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Wednesday, July 20, 2011

The Umpire Analogy Revisited

My recent post on Chief Justice Roberts predictably ignited another flame war on his umpire analogy.  Orin Kerr writes in a comment that “no actual judges” believe in the extreme version of formalism in the sense of mechanical jurisprudence, that is, law as a system of rules and logic where the identity of the judge is irrelevant.  Orin also says that realists like myself unfairly impute a belief in mechanical jurisprudence to judges.

Stated as a proposition about what judges actually believe, nobody thinks that judges actually believe in mechanical jurisprudence.  Nor does anybody else really believe it, since Americans have known since the Midnight Judges Act that different judges with different political inclinations will give predictably different results.  Rather, the point is that judges spend a lot of time pretending and espousing a theory of mechanical jurisprudence in which their decisions are dictated by logic and doctrine and nothing else.  And the umpire analogy is a part of that pretense.

Saying that judges basically engage in a noble lie--one that fails miserably at that--drives various people crazy.  So a great deal of effort is made to show that the umpire analogy does not actually say that judicial decisions are completely rule-bound, because umpires exercise some amount of discretion in calling strikes and balls.  And it is possible to twist the analogy to suggest a robust judicial role where the identity of the judge actually matters.  But lets get real.  In the context of a Senate Judiciary Committee hearing, and given our modern rhetoric about the role of judges, is there any doubt about what Roberts knew his audience would take from the comment?  And is there any doubt about why the umpire analogy has immediately entered the vernacular?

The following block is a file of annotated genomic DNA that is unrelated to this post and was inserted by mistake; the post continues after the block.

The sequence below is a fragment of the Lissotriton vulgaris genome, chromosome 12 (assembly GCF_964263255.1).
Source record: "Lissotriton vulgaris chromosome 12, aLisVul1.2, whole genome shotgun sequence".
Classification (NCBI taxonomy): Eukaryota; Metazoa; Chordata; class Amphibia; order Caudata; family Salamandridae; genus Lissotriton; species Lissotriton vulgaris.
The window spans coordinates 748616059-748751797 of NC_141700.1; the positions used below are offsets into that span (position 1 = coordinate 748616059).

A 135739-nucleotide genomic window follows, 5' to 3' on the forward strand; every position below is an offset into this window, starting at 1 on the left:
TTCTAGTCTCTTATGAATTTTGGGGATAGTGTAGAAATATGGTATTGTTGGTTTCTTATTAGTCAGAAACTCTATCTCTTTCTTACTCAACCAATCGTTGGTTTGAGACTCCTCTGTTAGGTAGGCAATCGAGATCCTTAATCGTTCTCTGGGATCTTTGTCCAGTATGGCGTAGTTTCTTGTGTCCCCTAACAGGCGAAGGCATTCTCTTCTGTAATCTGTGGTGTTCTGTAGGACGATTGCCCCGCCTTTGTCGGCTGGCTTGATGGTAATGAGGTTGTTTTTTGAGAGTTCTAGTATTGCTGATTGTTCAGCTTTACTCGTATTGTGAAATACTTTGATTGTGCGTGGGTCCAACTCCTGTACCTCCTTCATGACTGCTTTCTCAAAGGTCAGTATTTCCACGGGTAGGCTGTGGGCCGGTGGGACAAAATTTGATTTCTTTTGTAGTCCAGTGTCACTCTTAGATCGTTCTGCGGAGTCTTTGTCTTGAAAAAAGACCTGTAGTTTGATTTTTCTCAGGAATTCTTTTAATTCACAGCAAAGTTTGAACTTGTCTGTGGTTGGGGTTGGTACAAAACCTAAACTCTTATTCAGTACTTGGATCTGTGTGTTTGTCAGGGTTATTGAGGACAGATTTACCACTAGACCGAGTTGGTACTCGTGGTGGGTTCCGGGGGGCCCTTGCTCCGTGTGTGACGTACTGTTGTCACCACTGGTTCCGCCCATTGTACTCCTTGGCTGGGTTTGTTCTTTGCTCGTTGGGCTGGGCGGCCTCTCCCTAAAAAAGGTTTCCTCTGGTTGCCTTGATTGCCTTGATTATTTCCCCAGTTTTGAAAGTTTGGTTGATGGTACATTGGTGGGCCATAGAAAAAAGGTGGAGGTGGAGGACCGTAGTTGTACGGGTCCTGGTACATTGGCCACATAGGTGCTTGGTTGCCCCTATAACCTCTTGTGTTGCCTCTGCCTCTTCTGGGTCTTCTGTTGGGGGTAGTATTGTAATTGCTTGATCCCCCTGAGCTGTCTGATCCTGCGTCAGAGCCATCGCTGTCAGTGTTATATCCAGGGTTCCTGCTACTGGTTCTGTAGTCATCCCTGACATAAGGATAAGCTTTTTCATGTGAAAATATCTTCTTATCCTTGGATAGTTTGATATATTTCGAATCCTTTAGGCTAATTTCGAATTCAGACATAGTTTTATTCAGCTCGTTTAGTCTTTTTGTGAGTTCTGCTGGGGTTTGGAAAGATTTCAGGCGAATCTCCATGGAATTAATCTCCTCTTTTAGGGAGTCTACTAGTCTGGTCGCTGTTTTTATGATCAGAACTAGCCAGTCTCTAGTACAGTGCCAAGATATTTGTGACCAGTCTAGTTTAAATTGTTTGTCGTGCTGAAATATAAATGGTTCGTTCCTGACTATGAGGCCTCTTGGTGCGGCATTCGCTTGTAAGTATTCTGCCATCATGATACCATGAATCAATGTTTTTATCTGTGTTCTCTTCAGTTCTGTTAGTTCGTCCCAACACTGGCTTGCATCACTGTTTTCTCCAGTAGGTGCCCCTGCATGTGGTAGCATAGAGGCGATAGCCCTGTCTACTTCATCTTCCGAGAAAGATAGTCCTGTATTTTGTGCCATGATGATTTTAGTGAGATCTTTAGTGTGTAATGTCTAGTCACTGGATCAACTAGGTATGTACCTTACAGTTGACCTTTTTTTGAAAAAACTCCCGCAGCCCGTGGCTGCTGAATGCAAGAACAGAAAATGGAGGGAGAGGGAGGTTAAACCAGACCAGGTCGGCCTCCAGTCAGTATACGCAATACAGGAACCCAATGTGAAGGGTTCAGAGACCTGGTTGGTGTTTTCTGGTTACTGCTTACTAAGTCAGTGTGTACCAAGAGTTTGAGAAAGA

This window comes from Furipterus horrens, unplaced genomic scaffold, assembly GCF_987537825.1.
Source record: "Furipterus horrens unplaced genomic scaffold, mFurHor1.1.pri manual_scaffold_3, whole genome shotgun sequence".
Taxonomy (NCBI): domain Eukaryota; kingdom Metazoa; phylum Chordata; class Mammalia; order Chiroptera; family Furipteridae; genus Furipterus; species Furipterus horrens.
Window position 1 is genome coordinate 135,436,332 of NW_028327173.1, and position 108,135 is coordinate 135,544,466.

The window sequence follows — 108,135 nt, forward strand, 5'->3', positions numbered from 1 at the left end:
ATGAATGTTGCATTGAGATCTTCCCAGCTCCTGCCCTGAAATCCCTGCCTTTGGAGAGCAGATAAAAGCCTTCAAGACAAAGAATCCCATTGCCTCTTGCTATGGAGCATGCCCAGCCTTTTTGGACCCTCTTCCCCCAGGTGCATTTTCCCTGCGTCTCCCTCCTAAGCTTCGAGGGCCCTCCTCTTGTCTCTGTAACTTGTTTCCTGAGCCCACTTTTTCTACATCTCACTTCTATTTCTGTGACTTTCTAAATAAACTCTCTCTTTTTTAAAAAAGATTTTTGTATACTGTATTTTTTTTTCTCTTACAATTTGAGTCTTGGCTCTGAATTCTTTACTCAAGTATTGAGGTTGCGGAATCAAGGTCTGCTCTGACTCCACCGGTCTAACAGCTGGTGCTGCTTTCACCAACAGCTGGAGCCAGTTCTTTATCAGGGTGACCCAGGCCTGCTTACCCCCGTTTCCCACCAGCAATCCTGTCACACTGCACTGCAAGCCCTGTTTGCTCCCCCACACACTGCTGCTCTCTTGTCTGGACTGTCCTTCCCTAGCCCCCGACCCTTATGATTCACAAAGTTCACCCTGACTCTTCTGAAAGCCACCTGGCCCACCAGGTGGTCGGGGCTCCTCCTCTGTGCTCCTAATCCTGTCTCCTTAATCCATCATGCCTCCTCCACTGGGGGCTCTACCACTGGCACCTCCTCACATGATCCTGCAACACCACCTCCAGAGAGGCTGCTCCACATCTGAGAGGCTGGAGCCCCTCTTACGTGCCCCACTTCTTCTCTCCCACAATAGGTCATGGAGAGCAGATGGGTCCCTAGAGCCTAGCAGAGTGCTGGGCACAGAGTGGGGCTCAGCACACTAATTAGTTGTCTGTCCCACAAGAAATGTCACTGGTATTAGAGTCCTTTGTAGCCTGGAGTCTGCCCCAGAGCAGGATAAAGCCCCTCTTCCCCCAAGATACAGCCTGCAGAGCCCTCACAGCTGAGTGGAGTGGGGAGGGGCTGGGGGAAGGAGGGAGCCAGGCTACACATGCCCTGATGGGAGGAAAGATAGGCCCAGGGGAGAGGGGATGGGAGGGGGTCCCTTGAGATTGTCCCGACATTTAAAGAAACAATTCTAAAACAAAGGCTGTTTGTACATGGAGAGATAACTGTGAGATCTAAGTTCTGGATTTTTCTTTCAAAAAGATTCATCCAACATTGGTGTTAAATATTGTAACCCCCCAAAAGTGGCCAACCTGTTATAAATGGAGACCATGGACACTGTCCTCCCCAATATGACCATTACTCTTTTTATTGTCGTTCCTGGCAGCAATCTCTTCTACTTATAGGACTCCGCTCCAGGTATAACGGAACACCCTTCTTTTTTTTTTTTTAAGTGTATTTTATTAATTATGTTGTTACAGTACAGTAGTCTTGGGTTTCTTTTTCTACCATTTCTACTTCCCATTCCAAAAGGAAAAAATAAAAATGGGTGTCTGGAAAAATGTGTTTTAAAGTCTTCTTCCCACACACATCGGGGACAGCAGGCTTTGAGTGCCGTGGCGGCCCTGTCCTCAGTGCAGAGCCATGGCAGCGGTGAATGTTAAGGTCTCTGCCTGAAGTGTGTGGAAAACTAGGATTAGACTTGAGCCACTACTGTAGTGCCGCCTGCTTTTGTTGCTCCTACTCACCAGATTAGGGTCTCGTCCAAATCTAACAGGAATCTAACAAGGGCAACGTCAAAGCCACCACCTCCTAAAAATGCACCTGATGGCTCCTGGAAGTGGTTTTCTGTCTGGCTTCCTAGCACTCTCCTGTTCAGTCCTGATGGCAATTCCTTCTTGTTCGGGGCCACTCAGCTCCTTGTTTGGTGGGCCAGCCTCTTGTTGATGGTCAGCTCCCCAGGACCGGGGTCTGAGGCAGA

Posted by Tun-Jen Chiang on July 20, 2011 at 06:58 PM | Permalink


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"As I read/listen to their confirmation hearings"

I reckon given your role as Special Counsel for Supreme Court Nominations, you should know a bit about Sotomayor's testimony either way.

"liberals" and conservatives" at the end of my last comment should be switched.

Posted by: Joe | Jul 21, 2011 9:31:05 PM

We can find stuff Sotomayor or Kagan said that was less "mechanical" too. Sotomayor had to compensate for all those "wise Latina" comments people were making. Some senators tried to show that conservatives don't seem purely neutral either. But, the attack on Sotomayor was more strident and consistent and there is an overall frame (sadly successful too often) that liberals are particularly concerned merely with policy ends than the law itself. So, she had to lay it on a bit thick.